Mr Elliott added: “Clearly someone with this sort of chequered past, who does not seem to have any remorse for what she has done, is symptomatic of the difficulties we have had here. It's a retrograde step.
“I just feel it's very frustrating for those people who are the real victims; people who had relatives murdered by terrorists and who are still living with their injuries.”
DUP MP Jeffrey Donaldson said: “It is important in choosing who should sit on a victims’ forum that the commissioners take care not to inflict further hurt and pain on those who have already suffered.”
In a recent television interview, Ms Glenholmes said she had “no qualms” about apologising for the hurt caused during the conflict, but stressed she was not saying that the IRA war was wrong.
“Absolutely not,” she responded.
“I regret that the conditions existed in which my life and the lives of many people of my generation were changed irrevocably by the armed struggle.”
By Brian Rowan
There will be those who will only ever see Eibhlin Glenholmes in the context of the IRA’s war, see her in the detail of the warrants that were part of that failed extradition battle of the 1980s.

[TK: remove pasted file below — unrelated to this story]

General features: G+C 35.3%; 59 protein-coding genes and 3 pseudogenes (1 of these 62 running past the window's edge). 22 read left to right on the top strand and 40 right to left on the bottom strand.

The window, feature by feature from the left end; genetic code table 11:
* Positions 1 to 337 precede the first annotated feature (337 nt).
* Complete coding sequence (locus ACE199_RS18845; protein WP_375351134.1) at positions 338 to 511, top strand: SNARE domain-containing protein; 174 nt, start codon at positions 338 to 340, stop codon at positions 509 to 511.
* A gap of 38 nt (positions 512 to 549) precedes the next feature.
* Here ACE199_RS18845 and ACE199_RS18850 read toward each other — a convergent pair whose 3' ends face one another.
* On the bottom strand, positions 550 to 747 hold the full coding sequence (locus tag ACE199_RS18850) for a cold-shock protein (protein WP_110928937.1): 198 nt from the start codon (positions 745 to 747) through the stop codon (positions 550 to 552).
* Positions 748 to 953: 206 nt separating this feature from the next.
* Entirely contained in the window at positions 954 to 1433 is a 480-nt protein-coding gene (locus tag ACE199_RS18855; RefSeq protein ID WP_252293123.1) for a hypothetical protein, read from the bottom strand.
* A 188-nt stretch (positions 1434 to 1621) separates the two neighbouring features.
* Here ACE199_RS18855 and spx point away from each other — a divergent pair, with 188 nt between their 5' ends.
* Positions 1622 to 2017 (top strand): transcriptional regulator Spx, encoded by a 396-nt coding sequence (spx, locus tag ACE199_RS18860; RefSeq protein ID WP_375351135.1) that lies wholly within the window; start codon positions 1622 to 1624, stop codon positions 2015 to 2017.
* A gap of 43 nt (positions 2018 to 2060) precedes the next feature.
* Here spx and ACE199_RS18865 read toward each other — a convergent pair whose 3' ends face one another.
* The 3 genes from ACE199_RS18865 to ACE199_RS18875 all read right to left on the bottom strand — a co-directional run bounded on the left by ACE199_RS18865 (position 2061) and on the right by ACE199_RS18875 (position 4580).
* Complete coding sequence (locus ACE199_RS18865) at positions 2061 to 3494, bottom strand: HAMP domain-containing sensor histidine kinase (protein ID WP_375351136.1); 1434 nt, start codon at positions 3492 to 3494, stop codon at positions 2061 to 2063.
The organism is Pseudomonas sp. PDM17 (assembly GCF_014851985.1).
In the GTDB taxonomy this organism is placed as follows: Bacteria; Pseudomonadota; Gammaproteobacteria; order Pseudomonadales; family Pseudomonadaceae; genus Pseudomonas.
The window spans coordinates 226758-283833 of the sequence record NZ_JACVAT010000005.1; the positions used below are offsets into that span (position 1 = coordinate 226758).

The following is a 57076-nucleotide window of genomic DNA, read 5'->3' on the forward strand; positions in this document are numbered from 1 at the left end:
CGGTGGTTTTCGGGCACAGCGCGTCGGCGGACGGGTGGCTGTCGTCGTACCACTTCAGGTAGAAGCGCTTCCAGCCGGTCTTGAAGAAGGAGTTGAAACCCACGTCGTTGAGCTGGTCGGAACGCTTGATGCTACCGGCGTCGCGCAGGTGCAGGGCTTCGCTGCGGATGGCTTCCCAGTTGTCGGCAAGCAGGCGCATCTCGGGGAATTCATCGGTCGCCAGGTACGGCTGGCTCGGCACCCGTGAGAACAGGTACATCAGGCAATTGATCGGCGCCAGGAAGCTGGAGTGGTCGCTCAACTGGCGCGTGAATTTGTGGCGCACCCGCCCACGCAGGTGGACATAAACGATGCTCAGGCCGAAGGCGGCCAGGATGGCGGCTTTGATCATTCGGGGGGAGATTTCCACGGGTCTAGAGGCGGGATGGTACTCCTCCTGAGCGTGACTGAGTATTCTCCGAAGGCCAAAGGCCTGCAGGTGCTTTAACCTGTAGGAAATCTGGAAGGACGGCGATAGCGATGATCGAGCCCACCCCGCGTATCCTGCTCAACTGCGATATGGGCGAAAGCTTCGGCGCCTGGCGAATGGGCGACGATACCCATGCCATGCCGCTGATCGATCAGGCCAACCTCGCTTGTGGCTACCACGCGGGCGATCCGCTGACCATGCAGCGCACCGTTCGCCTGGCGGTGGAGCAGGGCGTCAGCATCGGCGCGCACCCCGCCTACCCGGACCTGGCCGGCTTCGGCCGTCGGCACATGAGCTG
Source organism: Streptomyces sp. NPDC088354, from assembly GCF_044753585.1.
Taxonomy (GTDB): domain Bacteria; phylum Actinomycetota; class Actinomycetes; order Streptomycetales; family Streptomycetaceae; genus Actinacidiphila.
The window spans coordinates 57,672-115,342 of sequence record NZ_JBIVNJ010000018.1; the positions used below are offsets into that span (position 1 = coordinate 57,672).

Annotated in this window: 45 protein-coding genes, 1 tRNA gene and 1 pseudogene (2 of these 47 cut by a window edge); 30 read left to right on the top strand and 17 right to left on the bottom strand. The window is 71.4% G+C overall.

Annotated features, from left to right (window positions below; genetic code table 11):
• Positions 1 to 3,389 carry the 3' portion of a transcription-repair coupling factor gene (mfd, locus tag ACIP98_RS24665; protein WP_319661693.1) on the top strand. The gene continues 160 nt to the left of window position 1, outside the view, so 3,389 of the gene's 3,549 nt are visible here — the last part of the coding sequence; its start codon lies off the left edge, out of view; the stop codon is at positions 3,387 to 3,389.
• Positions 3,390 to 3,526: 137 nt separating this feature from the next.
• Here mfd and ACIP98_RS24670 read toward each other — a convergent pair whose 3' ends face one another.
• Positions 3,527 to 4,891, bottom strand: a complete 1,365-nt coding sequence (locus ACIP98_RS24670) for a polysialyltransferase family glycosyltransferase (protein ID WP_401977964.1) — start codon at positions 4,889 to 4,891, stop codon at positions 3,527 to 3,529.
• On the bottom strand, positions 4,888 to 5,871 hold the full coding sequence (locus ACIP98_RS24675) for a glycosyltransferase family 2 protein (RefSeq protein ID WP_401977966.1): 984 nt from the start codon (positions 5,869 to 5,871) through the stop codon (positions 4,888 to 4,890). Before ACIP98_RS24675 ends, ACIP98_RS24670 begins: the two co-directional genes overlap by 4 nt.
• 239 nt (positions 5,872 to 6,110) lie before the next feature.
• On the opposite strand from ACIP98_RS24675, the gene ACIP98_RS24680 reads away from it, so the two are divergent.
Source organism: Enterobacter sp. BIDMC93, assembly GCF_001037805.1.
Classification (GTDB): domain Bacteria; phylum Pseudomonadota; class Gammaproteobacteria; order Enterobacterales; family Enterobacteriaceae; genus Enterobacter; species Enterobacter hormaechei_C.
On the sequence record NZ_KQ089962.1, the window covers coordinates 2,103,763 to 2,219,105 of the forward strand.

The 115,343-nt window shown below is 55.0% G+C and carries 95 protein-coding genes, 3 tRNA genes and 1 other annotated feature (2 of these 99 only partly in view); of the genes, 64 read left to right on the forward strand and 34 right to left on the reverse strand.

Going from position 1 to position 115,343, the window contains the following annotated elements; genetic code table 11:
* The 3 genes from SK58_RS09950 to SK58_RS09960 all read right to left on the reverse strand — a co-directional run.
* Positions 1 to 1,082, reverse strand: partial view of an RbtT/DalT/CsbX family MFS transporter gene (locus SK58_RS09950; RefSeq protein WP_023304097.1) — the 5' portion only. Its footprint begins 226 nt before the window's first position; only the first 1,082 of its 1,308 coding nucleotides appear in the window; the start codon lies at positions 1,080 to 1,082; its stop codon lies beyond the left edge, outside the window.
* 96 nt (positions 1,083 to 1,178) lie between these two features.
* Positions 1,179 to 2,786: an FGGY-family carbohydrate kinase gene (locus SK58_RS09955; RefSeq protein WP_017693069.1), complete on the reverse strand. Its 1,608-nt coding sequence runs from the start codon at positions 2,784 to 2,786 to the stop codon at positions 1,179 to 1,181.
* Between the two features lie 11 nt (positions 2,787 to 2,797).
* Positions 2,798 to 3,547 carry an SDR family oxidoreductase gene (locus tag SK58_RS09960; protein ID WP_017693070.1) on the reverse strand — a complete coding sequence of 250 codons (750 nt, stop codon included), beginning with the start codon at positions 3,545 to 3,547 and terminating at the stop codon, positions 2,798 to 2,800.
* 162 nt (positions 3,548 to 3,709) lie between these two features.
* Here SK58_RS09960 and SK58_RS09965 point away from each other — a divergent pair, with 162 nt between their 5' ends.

That will be and is the focus of unionist reaction.
But this is only part of her story. She has been an important figure in the republican peace, an important voice in the debate leading to the endorsement of new policing. And one of those voices that has been raised to challenge the different dissident factions.
She did so at the republican Easter commemoration at Milltown Cemetery in 2009, where she and Gerry Adams were the main speakers. “In Ireland today there is an alternative to armed struggle,” she said.
“A small number of militarist factions oppose Sinn Fein’s policies and strategy.”
Glenholmes accused many of those factions of involvement in “criminal actions”, and said they had no “political programmes”.
An unapologetic republican, she will be an unapologetic member of the victims’ forum.